The Governor of the Bank of England Is Mammon's Archbishop. So What Was He Doing at the Chelsea Flower Show as Guest of a Bank That Has Been Involved in a Huge Scandal? (the Business)

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Sir Eddie George, governor of the Bank of England, made a misjudgement the other day, I believe. No, he didn't accidentally cut interest rates. He wasn't discovered bonking a financial journalist on the carpet in Threadneedle Street (unlike one of his past deputies). He didn't smoke an illicit gasper in the bullion vaults.

All he did was accept an invitation to be guest of honour of Merrill Lynch, the world's biggest securities firm and the main sponsor of the Chelsea Flower Show. At the most fashionable event of the season - invitations to Chelsea these days are even more desirable than to Glyndebourne or Royal Ascot - Sir Eddie and Lady George were guests of the Merrill boss Stan O'Neal.

Nothing wrong with that, you may think, except that only five weeks ago, Merrill Lynch, along with Citigroup, Goldman Sachs and other top firms, were together fined $1.4bn because of what is probably the worst embarrassment to afflict Wall Street in a generation. The banks were accused of routinely persuading their clients to buy shares that they knew were rubbish.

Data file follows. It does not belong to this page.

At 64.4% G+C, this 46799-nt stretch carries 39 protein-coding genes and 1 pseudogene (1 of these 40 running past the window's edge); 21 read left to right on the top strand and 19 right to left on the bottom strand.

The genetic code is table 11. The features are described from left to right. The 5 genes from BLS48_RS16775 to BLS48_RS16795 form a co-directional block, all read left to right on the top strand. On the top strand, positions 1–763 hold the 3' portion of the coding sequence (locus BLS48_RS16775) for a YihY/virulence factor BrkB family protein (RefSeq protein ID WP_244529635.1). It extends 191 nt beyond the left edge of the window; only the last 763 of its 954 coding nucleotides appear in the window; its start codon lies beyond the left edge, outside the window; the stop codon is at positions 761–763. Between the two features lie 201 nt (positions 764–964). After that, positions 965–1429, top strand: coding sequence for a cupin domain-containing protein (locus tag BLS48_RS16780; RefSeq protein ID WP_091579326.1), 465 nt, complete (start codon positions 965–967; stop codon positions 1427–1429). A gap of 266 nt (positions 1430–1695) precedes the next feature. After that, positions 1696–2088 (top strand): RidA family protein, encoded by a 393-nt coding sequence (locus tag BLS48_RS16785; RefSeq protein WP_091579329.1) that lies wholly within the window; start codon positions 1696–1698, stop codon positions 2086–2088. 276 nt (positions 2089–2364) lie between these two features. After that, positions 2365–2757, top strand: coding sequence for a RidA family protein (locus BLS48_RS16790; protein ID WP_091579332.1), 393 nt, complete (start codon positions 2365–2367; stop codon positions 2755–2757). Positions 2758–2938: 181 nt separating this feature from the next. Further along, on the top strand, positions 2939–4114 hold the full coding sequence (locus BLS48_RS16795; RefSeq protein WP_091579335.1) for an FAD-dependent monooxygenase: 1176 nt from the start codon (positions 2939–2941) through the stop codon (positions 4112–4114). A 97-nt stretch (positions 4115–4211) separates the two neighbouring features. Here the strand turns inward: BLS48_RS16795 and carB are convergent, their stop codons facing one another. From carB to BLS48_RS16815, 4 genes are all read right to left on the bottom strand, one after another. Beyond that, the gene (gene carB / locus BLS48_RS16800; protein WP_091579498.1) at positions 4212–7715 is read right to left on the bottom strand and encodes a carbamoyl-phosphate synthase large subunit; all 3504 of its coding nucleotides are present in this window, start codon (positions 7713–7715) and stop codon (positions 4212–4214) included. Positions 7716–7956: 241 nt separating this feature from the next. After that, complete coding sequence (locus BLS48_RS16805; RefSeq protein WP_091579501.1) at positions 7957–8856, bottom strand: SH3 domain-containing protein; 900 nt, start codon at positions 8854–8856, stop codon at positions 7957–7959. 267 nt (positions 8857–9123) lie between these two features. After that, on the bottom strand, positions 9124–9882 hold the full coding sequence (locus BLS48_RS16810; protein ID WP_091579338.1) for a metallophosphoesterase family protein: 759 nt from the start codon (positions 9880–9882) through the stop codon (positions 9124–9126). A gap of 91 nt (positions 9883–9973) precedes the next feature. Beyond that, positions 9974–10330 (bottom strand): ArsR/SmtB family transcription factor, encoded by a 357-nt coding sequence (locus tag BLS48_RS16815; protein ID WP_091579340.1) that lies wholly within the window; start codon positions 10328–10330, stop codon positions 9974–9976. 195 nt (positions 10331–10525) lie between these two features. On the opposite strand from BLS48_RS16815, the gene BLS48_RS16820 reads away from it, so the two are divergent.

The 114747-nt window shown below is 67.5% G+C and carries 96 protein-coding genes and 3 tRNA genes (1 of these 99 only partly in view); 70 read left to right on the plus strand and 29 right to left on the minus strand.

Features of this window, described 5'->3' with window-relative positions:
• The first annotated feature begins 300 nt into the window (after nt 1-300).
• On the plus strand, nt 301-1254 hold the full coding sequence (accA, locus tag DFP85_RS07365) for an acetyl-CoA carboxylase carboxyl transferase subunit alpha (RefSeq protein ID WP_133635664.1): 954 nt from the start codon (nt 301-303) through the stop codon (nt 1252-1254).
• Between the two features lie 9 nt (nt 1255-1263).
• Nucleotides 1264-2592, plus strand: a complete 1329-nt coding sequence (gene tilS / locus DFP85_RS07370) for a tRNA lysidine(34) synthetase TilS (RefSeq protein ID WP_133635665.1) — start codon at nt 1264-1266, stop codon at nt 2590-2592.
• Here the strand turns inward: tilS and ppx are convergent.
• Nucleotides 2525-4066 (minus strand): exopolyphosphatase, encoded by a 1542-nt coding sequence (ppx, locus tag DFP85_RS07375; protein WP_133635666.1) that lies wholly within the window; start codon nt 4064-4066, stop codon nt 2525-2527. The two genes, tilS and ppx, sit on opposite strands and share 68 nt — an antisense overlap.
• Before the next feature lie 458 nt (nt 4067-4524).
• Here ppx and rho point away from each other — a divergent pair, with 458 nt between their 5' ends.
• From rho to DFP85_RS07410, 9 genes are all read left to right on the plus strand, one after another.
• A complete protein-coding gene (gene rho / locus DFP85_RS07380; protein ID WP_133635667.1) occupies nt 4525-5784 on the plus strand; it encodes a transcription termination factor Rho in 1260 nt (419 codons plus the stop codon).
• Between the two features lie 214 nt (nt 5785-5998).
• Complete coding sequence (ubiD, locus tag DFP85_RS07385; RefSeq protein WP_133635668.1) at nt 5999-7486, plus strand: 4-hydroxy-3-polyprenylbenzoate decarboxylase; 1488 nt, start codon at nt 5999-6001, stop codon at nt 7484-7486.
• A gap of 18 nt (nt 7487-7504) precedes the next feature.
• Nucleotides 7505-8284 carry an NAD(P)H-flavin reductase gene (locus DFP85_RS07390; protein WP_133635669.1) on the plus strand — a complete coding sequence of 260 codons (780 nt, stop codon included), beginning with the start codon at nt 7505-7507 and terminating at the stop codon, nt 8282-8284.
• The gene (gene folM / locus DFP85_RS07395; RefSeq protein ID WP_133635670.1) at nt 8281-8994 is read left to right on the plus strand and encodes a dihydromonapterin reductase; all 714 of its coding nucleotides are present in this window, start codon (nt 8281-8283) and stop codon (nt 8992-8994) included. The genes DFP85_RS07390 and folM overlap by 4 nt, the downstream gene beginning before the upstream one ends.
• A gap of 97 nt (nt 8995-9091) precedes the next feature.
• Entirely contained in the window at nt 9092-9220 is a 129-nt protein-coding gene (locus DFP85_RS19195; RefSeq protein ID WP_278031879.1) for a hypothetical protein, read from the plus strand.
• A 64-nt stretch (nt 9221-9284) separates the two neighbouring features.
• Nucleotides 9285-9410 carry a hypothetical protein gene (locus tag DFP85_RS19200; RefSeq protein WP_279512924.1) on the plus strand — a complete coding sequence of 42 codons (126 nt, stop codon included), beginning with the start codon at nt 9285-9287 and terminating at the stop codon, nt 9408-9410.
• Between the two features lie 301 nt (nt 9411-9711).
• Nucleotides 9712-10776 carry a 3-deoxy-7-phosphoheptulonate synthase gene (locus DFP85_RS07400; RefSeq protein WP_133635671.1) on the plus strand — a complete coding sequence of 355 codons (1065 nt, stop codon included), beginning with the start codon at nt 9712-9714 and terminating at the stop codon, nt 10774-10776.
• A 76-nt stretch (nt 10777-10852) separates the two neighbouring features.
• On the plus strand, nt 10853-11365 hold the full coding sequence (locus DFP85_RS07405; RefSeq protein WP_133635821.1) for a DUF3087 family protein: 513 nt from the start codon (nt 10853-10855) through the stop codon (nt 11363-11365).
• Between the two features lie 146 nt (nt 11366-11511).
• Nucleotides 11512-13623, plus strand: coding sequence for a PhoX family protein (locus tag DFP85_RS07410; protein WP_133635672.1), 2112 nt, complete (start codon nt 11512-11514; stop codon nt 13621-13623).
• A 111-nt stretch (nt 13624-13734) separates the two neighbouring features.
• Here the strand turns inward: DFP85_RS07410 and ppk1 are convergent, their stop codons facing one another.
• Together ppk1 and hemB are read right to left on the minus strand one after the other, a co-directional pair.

The fines in themselves were peanuts. Citigroup alone makes $1.4bn in profit every four weeks. But the public shame and humiliation, some argued, would persuade the securities industry to clean up its act. Investment bankers would hang their heads. They wouldn't want to show their faces in polite society.

It isn't working out like that. At a New Yorker breakfast the other day, Eliot Spitzer, the New York State attorney general, who brought the banks to book, was asked how much shame on Wall Street his settlement had produced. "I see none," he had to admit.

Most bankers show no remorse whatsoever. Philip J Purcell, chairman of Morgan Stanley, which was fined $125m, has shown astonishing complacency or bluff, announcing at a recent conference that he did not see anything in the settlement that should concern investors. William Donaldson, chairman of the US Securities and Exchange Commission, accused him of "a troubling lack of contrition".

Sandy Weill, the chief of Citigroup, who was personally accused of pressuring staff into giving biased advice, still hoped to join the board of the New York Stock Exchange even after the settlement. It didn't occur to him that it might not be seemly, though he yielded after seeing the outrage.

And Sir Eddie's Chelsea host Stan O'Neal, chairman of Merrill Lynch, which was fined $200m, criticised the settlement in the Wall Street Journal, writing: "To teach investors. …